Or maybe any year. Your author sat through the Christmas tentpole yesterday in hopes that The Last Jedi might be worthy of the mighty Star Wars franchise, and while it’s earned nearly $800 million – a figure which is certainly competitive with other Star Wars movies – the suspension of disbelief and multiple unacceptable leaps of faith required to make this story palatable are just too much to bear.
Yes, what follows is an unbroken string of spoilers. If you haven’t yet seen The Last Jedi, you are excused from this post.
The major plot line of the movie is a spaceship chase which ensues because the First Order, which is the new collection of bad guys which replaces the old Empire from the first three Star Wars movies (which were actually the 4th, 5th and 6th installments of the franchise, for those people who can handle that level of confusion), has stumbled upon the rebel army as it attempts to evacuate a planet serving as its base. The evacuation is completed and the rebel fleet is able to make a jump to warp speed to escape, but only as a result of a daring mission in which an attack squadron of rebels – including a number of “bombers” which somewhat resemble Pez dispensers – are able to destroy one of the First Order’s dreadnought ships.
All of the “bombers” are destroyed in the rebels’ Pyrrhic victory, and it’s pretty easy to see why – the entire battle scene is an almost malicious insult to the viewer’s intelligence.
When we say “bomber,” we’re not kidding. These are spacecraft designed to maneuver over the top of an enemy vessel and then drop bombs on it. And if your reaction to this concept – “dropping” bombs in space, where there’s no gravity – is one of extreme skepticism, we agree with you. The “bombers” are all blown to smithereens by the First Order’s fighter craft, which are scrambled to pick them off as they slowly maneuver into position, but one of them manages to release its bombs over the target and blows up the dreadnought.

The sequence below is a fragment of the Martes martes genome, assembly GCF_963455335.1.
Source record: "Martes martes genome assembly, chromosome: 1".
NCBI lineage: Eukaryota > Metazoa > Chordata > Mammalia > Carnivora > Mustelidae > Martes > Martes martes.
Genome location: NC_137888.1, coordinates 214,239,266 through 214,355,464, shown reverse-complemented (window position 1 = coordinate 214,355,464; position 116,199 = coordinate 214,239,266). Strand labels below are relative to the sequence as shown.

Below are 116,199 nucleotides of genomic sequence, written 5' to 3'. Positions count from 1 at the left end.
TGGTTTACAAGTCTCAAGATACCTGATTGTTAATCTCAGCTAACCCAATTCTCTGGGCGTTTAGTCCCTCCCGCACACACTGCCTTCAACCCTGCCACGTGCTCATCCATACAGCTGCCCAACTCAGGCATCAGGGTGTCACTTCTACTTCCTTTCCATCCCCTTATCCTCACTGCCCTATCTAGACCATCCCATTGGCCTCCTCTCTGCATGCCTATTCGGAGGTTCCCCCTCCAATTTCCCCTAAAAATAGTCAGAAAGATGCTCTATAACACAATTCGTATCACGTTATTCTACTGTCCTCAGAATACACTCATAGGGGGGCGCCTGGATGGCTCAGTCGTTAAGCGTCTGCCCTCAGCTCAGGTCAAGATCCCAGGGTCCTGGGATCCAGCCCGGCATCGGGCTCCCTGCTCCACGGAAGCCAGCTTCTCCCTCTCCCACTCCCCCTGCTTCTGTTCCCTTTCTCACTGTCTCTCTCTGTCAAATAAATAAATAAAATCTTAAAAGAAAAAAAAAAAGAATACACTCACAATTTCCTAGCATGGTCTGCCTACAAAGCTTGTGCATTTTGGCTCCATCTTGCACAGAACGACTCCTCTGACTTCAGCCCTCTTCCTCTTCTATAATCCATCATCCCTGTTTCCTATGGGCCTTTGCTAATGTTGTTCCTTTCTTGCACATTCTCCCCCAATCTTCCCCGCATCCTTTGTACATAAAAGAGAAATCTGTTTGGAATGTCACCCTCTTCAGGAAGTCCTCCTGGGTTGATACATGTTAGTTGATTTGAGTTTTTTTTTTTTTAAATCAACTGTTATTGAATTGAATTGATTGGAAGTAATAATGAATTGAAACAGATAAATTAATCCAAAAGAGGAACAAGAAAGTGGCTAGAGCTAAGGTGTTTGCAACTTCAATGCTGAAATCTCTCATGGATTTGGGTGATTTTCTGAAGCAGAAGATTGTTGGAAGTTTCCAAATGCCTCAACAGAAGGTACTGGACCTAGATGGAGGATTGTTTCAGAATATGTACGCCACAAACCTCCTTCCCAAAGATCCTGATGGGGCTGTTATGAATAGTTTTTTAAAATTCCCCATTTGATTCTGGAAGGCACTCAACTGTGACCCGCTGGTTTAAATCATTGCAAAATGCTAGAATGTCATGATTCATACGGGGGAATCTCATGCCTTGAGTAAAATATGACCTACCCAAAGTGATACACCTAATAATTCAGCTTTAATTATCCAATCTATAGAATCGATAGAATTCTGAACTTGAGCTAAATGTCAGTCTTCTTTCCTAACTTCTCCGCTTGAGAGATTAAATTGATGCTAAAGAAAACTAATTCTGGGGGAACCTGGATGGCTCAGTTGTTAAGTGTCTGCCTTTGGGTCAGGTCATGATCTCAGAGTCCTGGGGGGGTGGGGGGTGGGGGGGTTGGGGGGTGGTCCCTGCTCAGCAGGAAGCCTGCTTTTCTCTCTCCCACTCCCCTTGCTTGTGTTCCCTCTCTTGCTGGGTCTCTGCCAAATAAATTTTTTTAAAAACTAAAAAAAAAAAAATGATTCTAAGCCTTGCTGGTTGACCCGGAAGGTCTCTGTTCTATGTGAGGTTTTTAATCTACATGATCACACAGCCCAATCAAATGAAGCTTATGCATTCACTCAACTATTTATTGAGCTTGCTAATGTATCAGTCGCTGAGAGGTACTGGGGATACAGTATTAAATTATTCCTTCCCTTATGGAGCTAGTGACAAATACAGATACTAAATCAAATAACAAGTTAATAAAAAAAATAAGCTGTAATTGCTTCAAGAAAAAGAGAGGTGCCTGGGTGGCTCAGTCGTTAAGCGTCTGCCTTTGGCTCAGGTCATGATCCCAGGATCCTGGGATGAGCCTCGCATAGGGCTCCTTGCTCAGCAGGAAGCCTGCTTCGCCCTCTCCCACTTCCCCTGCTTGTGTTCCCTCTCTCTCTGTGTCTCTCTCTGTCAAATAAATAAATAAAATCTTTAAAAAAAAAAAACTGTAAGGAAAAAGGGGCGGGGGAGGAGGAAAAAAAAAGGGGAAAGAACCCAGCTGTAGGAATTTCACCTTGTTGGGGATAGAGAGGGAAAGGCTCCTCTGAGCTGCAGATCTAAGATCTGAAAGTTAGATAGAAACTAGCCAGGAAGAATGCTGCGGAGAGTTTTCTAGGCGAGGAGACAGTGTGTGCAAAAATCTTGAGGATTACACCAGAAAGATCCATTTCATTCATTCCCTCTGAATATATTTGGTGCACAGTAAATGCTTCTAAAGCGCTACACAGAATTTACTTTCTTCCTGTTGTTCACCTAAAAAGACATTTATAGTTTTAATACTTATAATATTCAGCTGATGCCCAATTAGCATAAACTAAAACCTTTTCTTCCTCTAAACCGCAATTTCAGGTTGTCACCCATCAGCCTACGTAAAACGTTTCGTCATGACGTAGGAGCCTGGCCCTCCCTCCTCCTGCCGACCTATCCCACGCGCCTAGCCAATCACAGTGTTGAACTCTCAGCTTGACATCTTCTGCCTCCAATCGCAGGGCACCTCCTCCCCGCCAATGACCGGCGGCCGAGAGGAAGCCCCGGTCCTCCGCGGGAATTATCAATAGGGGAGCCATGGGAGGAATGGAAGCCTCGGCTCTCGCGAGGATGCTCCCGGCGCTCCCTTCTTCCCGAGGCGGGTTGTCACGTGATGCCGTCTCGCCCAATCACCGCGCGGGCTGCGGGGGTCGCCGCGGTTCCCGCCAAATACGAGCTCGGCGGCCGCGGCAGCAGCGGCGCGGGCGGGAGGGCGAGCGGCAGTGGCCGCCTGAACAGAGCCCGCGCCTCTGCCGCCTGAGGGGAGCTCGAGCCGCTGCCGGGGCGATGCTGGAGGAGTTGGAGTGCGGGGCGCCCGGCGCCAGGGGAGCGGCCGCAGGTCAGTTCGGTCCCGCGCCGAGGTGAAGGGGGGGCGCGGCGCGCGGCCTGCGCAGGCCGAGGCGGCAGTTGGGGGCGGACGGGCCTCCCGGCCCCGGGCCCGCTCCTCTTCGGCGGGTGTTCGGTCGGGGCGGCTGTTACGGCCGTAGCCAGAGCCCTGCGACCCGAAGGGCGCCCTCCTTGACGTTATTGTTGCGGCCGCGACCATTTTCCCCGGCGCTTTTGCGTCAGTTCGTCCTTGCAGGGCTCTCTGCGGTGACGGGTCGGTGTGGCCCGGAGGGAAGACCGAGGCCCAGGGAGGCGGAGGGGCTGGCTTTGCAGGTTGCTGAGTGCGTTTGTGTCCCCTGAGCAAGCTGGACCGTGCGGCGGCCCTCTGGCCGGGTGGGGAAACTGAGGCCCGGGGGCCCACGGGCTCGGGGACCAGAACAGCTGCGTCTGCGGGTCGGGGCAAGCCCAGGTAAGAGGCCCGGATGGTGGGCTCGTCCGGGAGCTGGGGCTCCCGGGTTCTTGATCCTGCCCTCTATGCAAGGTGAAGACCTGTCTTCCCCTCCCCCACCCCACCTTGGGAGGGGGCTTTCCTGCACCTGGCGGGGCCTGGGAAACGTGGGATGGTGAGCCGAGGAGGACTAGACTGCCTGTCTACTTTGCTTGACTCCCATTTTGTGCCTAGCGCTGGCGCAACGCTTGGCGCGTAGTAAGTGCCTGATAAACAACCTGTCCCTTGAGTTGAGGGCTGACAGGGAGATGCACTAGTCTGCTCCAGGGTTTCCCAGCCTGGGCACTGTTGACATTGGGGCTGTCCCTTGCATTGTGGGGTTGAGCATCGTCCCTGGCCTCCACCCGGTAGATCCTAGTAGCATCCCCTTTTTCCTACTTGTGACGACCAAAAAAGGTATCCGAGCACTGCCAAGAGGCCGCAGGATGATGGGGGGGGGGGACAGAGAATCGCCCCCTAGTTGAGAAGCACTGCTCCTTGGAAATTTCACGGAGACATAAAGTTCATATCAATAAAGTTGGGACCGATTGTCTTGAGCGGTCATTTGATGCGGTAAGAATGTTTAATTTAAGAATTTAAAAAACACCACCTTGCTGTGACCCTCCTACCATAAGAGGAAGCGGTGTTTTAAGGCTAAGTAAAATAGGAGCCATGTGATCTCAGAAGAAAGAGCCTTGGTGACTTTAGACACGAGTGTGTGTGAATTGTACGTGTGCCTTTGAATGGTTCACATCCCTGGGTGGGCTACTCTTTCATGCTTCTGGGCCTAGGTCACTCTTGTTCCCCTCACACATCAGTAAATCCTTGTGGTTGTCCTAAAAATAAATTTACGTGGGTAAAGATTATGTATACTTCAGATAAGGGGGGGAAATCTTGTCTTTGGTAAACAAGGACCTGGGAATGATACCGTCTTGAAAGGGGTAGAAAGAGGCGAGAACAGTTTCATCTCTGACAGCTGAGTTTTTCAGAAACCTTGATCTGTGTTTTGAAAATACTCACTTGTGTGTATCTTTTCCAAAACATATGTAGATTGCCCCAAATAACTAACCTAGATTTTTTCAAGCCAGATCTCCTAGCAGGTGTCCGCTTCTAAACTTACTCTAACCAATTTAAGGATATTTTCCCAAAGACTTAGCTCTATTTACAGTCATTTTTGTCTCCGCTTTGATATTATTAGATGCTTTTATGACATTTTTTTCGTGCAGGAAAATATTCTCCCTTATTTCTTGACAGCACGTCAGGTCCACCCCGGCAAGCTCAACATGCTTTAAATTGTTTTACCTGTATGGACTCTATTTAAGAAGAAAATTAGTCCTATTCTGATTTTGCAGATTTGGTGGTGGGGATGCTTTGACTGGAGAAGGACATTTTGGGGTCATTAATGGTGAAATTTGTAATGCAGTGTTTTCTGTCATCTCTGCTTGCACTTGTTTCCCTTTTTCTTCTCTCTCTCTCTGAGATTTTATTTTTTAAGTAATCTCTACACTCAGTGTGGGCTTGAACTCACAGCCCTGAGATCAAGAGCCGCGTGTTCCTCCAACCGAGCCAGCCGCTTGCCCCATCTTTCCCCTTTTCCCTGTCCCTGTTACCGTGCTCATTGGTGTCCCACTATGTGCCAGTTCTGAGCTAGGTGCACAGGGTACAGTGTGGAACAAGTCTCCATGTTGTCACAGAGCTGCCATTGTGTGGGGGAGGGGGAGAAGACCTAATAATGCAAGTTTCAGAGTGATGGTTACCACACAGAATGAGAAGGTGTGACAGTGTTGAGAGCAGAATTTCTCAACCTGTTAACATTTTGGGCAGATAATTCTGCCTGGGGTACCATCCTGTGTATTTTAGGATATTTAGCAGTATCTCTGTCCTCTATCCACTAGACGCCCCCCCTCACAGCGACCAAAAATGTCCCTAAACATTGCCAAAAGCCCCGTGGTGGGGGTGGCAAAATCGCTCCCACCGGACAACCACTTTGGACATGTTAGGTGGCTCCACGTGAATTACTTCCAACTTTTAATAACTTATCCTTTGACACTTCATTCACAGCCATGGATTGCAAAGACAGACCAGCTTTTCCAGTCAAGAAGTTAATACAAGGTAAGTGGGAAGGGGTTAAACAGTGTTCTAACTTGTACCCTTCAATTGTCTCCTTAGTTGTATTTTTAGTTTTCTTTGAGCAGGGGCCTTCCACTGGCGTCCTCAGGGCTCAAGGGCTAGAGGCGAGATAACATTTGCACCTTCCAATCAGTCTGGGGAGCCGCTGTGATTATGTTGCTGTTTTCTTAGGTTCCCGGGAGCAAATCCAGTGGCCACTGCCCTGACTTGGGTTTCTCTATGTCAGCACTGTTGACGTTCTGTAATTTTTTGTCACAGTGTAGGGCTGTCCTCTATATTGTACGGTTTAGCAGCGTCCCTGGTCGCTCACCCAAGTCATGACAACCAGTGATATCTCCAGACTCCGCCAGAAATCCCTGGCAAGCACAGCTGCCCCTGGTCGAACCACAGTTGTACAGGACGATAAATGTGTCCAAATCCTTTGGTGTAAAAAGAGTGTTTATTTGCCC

Which is only one of what seems like a very large number of the First Order’s ships, and so the leader responsible for the “successful” attack which covers for the evacuation is demoted. He’s too trigger-happy, as it turns out, and so he must be taught a lesson by the rebel leadership which assumedly approved his plan to begin with.
Halfway through the film it dawned on your author that there’s a reason why the rebels are always in the process of being wiped out. It’s because they’re morons.
But the victory and the escape are short-lived because the First Order, who are not morons (well, let’s not get ahead of ourselves), have figured out how to track spaceships traveling at light speed – something that isn’t all that difficult, it would seem, because toward the end of the film is evidence that people on a planet nearby to where a spaceship is traveling at light speed can actually spot it in the sky (it looks like a shooting star, as it turns out). Therefore, the rebels’ mother ship is caught by the First Order’s fleet, and they’re faced with a difficult choice – with only enough fuel for one more jump to light speed, they’ve got to figure out how to slip away from the bad guys undetected in order to survive to the next movie.
What follows is what looks a little like a slow-motion car chase. Apparently the rebels have sufficient fuel to travel just fast enough to stay out of range of the First Order’s big guns, and for a large part of the film the “little guns” are shooting missiles at the main rebel ship which hit its shields and blow up harmlessly. One wonders why the First Order hasn’t thought of deploying some of its ships at light speed to place in front of the rebel fleet and surround them, something which if you’re thinking about during the movie will negatively affect your attitude about what you’re watching. That never happens, though, because the First Order’s leadership figures they’ll just wait until the rebels run out of gas.
There’s a reason why the rebels managed to avoid being wiped out. It’s because the bad guys are also morons.
The trigger-happy commander who’s been demoted for the “bomber” plan panics, because he asks the rebel leadership what their plan is and is told to shut up, approves a mission whereby a couple of rebels depart from the slow-motion chase to find a master codebreaker who can infiltrate the First Order’s command ship and disable the device they’re using to track the rebel ships in light speed. That mission takes up a sizable chunk of the movie and ends in abject failure.
Finally, amid a mutiny on the rebel mother ship – led by the same trigger-happy commander who’s been demoted for his last stupid plan – the rebels’ strategy is unveiled. Namely, that they’re going to cloak their transport ships stored aboard their mother ship and evacuate their force down to the surface of a mining planet they’re approaching, which is an old rebel base with fortifications for a last stand.